To a non-native speaker, the accents may not make a difference: the actors speak Spanish and you can read the subtitles. But many Colombians have felt their teeth set on edge by the sound of Escobar offering the choice of ‘plata o plomo‘ – silver or lead – with a strong Brazilian accent.
‘It’s like having someone with a strong southern American accent play Sherlock Holmes,’ said Orlando González, a Bogotá interior designer who watched the first episode.
Many viewers took to Twitter to voice their complaints:
Half the people in Narcos don't even have a Colombian accent! #wheretheydothatat
— Julio Davila (@JaytotheDeee) September 8, 2015
lol wtf is up with the Colombian accent in Narcos
— Maria Garcia (@fergeelicious) September 20, 2015
To be sure, most people seem able to look past the botched accent and appreciate the strong acting and narrative on display throughout Narcos.
“The actor playing Escobar is Brazilian and learned Spanish for the role! I think that’s pretty impressive and he’s a really good actor,” Jennifer Ramón-Dover writes on Facebook. “And the show is entertaining. I liked the fact that they spoke Spanish with English subtitles and weren’t forced to speak in a ridiculously accented English.”
“The guy who plays Pablo is from Brazil. So yes, he has a funny ‘Colombian accent’ but his acting is top notch. All the actors in Narcos are very good,” writes Martín P. Beltrán.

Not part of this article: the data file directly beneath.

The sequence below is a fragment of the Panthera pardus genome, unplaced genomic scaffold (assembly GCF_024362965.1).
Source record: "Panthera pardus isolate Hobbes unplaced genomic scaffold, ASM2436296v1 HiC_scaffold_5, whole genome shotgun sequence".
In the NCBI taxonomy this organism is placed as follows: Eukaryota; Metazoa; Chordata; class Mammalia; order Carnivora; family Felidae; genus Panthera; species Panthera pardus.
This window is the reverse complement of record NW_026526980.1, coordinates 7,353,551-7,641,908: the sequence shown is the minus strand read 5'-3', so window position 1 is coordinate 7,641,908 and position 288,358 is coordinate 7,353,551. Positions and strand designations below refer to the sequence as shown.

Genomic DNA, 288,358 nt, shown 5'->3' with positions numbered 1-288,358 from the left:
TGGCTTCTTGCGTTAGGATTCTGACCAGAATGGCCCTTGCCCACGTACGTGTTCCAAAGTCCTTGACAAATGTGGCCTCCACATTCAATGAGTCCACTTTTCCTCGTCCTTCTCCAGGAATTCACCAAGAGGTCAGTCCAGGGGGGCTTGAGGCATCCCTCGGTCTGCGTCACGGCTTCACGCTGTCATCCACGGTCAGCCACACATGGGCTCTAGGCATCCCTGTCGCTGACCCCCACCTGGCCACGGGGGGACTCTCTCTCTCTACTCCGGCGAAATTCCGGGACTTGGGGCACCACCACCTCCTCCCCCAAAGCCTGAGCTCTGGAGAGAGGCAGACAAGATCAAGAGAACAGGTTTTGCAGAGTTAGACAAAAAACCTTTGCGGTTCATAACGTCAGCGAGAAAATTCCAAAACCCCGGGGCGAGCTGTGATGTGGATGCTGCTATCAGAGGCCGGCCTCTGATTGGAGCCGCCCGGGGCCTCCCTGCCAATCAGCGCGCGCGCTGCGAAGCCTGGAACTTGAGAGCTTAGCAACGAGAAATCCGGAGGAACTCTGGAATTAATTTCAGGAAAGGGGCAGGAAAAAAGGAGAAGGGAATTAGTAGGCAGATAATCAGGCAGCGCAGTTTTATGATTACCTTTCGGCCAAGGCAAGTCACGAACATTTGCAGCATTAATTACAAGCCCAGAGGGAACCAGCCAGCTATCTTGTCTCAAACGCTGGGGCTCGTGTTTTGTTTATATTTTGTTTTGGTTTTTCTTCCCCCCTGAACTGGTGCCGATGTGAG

I agree with the last two comments. So Moura’s Spanish is a little grating on Latino ears. What I find ridiculous is that many viewers would demand that the role of Pablo Escobar should be played by a Colombian, or even someone who sounds authentically Colombian. That’s not how the art of moviemaking should work. It’s about good storytelling and strong acting.
While Benicio del Toro’s portrayal of Che in 2008 got generally good reviews — even in Cuba — I’m sure there were some who chafed at the mere possibility of a Puerto Rican actor playing the Argentine-born Cuban revolutionary. Few people seem to care when a Australian plays a Roman gladiator or an Englishman takes on the title role of a beloved American president. This is art, not documentary. Accuracy comes in a distant second to the effect. Were Latinos to impose the rule that Colombians should be played by Colombians and Hondurans should be played by Hondurans, we might see some decent movies and TV shows made but they won’t be nearly as good as they could have been.
And while I’m on the subject, I mostly enjoyed Kiwi star Cliff Curtis roles as Escobar in Blow and Smiley in Training Day. Plus I think The Old Man and the Sea is my favorite story set in Latin America. There I said it. Where do I hand in my Latino card?
That a television show about an infamous Colombian is directed by a Brazilian and starring a Brazilian — whose theme song is even sung by a Brazilian — means no more to me than if the entire cast and crew were paisas. I don’t wish Moura were Colombian or at least had a Colombian accent, just as I wouldn’t have liked Gladiator better had they casted an actual Italian who spoke Latin. In fact, I would’ve liked it much less.
Hector Luis Alamo is a Chicago-based writer and the deputy editor at Latino Rebels. You can connect with him @HectorLuisAlamo.